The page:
Learning How to Be Angry
There are many reasons to believe that one of the dominant problems in the world today is an excess of anger. We know all about the very shouty and their antics: their tantrums, their lack of reason, their unwillingness to compromise. Furthermore, it threatens to get a lot worse; we seem locked into a set of dynamics (political, technological, environmental) which promises an ever less patient, ever less serene and ever less forgiving future.
But it may be rather more realistic, albeit odd sounding, to insist on the very opposite: that whatever the impression generated by a publically vocal angry cohort, the far more common yet (by nature) invisible problem is a contrary tendency, a widespread inability to get angry, a failure to know how rightly and effectively to mount a complaint, an inarticulate swallowing of frustration – and the bitterness, subterranean ‘acting out’ and low-level depression that follow from not allowing any of our rightful sorrows to find expression. For every one person who shouts too loudly, there are at least twenty who have unfairly lost their voice.
We are not talking here of delirious rage, the sort that injures innocents and leads nowhere. The point isn’t to rehabilitate barbarism, it’s to make a case for an occasional capacity to speak up – with dignity and poise – in order to correct one’s reasoned sense that something isn’t right – and that those around us need to take an opposing perspective on board.
We are – as a rule – hopeless at being angry from the very nicest of motives: in part, from a belief in the complexity of situations and the minds of other people, which undercuts enthusiasm for anything that smacks of self-righteousness or pride. We tell ourselves – in relationships or at work – that others must have their good reasons for behaving as they do, that they must be essentially kind and good and that it would be an insult to their efforts to raise our hand about a problem that we surely don’t even entirely understand.
We tend to import our modesty from childhood. It’s a privilege to allow a child to manifest their frustration – and not all parents are game. Some are very keen on having a ‘good baby’. They let the infant know from the first that being ‘naughty’ isn’t funny and that this isn’t a family where children are allowed to ‘run rings around’ the adults. Difficult moods and tantrums, complaints and rages are not to be part of the story. This certainly ensures short-term compliance, but paradoxically, preternaturally good behaviour is usually a precursor of bad feelings, and in extremes mental unwellness, in adulthood. Feeling loved enough that one can tell parental figures to sod off and occasionally fling something (soft) across the room belongs to health; truly mature parents have rules and allow their children (sometimes) to break them.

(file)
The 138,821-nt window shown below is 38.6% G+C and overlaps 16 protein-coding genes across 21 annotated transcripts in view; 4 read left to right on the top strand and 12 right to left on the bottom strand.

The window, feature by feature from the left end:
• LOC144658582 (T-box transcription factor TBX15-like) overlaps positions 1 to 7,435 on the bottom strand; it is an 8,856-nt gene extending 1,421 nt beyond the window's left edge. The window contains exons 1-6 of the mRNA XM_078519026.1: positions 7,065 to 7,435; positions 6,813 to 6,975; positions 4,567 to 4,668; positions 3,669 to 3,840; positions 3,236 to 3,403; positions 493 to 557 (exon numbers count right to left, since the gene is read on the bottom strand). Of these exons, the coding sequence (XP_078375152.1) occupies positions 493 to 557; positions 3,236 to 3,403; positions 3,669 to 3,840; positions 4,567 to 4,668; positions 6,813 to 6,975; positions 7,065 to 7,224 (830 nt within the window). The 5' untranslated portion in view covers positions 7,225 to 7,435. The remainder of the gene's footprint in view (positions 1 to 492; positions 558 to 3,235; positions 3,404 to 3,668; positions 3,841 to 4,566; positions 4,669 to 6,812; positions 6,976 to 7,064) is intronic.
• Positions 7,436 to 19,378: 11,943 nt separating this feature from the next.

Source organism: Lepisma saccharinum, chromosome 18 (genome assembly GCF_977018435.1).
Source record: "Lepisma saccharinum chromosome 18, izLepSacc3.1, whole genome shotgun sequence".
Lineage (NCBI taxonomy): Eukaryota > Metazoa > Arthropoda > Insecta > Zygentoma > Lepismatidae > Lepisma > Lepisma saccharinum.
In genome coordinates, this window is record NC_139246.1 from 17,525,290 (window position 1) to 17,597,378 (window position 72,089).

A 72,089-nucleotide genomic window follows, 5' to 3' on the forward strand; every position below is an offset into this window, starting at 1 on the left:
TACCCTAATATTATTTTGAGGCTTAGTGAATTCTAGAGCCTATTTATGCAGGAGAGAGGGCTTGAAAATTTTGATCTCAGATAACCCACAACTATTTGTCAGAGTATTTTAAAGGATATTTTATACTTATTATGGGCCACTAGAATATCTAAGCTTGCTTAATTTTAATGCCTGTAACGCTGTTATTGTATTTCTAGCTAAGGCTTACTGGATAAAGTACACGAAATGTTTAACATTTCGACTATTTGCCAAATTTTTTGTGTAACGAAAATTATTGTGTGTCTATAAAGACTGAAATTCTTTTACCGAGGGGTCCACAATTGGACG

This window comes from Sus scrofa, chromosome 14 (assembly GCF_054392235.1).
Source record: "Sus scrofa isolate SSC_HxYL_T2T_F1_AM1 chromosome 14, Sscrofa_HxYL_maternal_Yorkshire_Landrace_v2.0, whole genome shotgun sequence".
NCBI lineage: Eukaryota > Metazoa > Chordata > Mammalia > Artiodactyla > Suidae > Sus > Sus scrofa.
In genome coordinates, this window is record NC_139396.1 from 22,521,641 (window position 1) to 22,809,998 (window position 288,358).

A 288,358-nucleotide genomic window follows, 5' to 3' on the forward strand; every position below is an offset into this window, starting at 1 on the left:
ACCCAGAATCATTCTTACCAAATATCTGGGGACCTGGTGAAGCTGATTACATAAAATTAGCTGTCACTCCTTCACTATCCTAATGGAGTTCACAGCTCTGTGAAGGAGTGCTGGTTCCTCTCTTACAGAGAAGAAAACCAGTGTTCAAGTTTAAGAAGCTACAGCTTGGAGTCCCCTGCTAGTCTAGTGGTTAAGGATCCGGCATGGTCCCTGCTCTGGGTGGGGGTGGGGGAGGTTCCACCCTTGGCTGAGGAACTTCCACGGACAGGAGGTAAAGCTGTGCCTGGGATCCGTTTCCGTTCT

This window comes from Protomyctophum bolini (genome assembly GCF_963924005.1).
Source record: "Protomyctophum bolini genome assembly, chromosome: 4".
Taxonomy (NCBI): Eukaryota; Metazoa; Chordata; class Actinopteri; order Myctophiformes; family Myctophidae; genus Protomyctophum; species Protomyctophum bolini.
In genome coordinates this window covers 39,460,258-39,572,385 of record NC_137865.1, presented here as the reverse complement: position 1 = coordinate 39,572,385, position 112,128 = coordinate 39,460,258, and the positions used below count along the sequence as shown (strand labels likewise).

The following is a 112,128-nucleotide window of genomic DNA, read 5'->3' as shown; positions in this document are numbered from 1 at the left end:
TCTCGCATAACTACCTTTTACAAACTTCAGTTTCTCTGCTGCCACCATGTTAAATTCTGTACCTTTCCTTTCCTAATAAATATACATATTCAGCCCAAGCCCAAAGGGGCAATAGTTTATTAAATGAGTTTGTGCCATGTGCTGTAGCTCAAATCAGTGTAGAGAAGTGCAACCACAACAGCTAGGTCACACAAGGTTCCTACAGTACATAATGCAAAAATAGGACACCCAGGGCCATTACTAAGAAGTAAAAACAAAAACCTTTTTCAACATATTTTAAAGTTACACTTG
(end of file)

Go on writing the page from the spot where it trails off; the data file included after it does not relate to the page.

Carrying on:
Otherwise, there is a species of inner deadness that comes from having had to be too good too soon and to resign one’s point of view without a flicker of self-defence. In relationships, this might mean a tendency to get taken royally for a ride for many years, not in terms of outright abuse (though that too) but the kind of low-level humiliation and taken-for-grantedness which seems the lot of people who can’t make a fuss. At work, an unwavering concern for politeness, empathy and gentleness may end up providing the perfect preconditions for being walked all over.
We should – at times – relearn the neglected art of politely being a pain. The danger of those who have never shouted is that they might, in compensation, end up screaming. That isn’t the point either. The goal is a firm but self-possessed protest: Excuse me, but you are ruining what’s left of my life, I’m so sorry, but you are cauterising my chances of happiness; I beg your pardon, but this is enough…
We think a lot about going on holiday and trying new activities. There’s a lot of enthusiasm for learning other languages and attempting foreign dishes. But true exoticism and adventure may lie closer to home: in the emotional sphere, and in the courage and originality required to give contained anger a go, perhaps tonight, after supper. We have the speeches written in our heads already. There is likely to be a spouse, a parent, a colleague, or a child who hasn’t heard enough from us for far too long – and who it would be of incalculable benefit to our heart-rate and our emotional and physical constitution to have a word with. The timid always imagine that anger might destroy everything good. They overlook – because their childhoods encouraged them to – that anger can also be a fertiliser from which something a lot less bitter and a lot more alive can emerge.